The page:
Remembering Mary’s departure from the South East at Port MacDonnell

Preparing the way …

How appropriate it was to celebrate the Feast Day of the birth of John the Baptist by ceremoniously remembering the departure of young twenty five year old Sister Mary MacKillop and her companion Sister Rose Cunningham from Port MacDonnell one hundred and fifty years ago. Mary MacKillop had been called by Father Julian Tenison Woods, Director of Catholic Education, to make the journey to Adelaide to “prepare the way” for the ministry of the Sisters of Saint Joseph to take root and flourish in South Australia. As John the Baptist announced the coming of Jesus to begin His public ministry, Mary and Rose were similarly prophetic in the selfless steps they took to make real to the poor the love and compassion of God.

As we engaged in a simple, moving ritual, Anne-Marie Matuschka and Sisters Loreto OConnor and Sue McGuinness tried to imagine what the young pair were experiencing as they walked along that jetty on 21 June 1867. They were preparing to board the small craft which was to take them out onto the larger vessel, the SS Penola, for the long, arduous journey to Port Adelaide. Words which came to mind included “courage” and “risk-taking”, “attuned to the Will of God”, “uncertainty” and “doubt” but also “trust” and “hope”. Having been driven in a buggy by Mary’s Uncle Donald MacDonald, how hard it must have been to bid farewell to family and step into an unknown future.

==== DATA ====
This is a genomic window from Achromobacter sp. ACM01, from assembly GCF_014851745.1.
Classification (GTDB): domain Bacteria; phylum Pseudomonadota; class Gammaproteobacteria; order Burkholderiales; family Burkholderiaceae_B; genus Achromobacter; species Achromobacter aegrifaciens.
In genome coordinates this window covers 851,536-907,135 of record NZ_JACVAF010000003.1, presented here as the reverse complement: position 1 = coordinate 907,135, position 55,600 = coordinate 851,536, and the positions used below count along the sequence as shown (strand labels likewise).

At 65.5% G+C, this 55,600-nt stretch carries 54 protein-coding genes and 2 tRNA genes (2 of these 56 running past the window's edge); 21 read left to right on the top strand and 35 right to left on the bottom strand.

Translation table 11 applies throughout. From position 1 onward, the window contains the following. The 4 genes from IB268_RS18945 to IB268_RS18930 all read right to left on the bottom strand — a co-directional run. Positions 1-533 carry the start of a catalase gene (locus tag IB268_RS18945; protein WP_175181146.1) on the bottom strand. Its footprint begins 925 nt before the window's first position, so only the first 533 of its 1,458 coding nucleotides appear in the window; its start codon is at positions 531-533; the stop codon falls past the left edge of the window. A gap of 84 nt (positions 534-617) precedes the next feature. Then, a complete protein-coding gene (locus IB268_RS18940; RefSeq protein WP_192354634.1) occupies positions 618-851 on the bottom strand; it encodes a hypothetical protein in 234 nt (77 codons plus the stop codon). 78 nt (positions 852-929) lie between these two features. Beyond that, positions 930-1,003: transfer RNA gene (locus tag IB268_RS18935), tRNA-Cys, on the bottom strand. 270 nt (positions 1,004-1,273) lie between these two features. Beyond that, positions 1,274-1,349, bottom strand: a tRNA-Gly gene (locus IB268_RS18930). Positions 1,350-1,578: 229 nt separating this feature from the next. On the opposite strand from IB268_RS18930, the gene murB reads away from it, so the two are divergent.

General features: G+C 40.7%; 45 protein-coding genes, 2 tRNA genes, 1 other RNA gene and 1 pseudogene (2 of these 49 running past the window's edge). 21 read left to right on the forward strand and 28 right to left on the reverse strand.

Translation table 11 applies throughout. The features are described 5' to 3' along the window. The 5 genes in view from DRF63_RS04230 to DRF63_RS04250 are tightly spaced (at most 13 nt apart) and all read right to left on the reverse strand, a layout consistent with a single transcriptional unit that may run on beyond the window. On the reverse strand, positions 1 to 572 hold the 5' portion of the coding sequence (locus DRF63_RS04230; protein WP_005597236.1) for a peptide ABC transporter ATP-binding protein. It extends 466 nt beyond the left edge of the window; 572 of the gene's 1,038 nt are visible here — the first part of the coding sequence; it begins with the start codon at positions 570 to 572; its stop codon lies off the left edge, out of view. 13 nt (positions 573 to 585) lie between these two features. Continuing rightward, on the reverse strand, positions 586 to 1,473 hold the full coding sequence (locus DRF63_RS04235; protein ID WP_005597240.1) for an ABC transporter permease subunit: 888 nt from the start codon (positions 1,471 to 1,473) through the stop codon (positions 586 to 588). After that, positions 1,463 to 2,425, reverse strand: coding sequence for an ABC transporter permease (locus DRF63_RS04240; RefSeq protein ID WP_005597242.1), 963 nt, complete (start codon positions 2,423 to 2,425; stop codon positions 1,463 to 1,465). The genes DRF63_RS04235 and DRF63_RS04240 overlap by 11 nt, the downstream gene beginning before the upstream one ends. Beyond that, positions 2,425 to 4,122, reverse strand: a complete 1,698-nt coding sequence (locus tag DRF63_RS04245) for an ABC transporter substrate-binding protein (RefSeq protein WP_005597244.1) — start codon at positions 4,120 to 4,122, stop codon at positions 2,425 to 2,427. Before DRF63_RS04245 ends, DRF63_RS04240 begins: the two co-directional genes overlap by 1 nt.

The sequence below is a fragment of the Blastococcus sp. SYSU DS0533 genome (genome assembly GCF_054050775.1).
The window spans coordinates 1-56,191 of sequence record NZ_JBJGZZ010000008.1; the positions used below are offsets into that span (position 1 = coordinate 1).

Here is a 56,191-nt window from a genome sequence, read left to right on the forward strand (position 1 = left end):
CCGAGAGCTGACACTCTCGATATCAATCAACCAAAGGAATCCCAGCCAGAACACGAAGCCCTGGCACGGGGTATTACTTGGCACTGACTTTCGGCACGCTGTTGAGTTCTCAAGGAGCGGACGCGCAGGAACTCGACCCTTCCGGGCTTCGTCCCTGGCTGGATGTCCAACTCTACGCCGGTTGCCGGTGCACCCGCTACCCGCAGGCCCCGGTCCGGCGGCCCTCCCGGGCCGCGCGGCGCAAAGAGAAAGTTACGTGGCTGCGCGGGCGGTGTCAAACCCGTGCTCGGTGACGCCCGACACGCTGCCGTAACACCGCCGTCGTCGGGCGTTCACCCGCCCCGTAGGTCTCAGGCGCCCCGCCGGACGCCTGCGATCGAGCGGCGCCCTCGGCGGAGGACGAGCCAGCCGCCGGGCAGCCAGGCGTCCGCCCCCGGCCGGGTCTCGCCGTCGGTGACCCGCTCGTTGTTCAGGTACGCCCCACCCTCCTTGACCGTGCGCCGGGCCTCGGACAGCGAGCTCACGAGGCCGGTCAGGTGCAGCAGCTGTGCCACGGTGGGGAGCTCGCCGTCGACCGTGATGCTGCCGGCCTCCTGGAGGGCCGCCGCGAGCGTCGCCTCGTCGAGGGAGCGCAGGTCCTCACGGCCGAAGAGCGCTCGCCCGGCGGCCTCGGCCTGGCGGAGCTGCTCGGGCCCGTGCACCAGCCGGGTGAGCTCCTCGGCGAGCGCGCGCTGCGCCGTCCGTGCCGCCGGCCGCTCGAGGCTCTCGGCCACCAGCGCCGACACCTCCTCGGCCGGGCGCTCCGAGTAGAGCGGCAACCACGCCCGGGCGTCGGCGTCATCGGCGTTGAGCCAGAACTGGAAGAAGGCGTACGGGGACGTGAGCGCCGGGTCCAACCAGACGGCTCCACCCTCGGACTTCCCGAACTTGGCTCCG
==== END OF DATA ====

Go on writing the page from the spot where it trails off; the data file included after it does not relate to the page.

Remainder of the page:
June 24 2017 was cold and grey. Threatening dark clouds hovered overhead as we stepped out along the jetty following in the footsteps of our foundress. Maybe the elements on that day in 1867 were similar to the ones we were experiencing. We, however, representing all those Josephite hearts which have been inspired and captured by Mary MacKillop’s vision over those 150 years, were full of awe, gratitude and praise. As the story board on the foreshores attests: “The bustling crowds on the jetty would have been oblivious to the life long journey which lay ahead for one particular passenger dressed in a simple black dress, yet the significance of that journey is now steeped in history.”

At the end of the jetty we prayed a simple prayer of thanksgiving. As the sun appeared, as if on cue, we retraced our steps, all the while marvelling at the foresight and courage of those pioneering sisters. Anne-Marie laid a wreath at the foot of the story board. This cites the significance of this site for pilgrims, tourists and locals alike. Her simple gesture remembered an historic event charged with meaning and importance. It was captured by us in a moment of shared wonder and gratitude.

Sisters Loreto and Sue sincerely thank Mrs Anne-Marie Matuschka whose passion for St Mary MacKillop and the Josephite story prompted this meaningful visit to Port MacDonnell. We acknowledge, too, the generosity of Michael, Anne-Marie’s husband, our chauffeur, who, like so many of the volunteers at Penola, continue in the spirit of that original journey to keep the story alive by their many acts of selfless kindness and thoughtfulness.

Sue McGuinness rsj

24 June 2017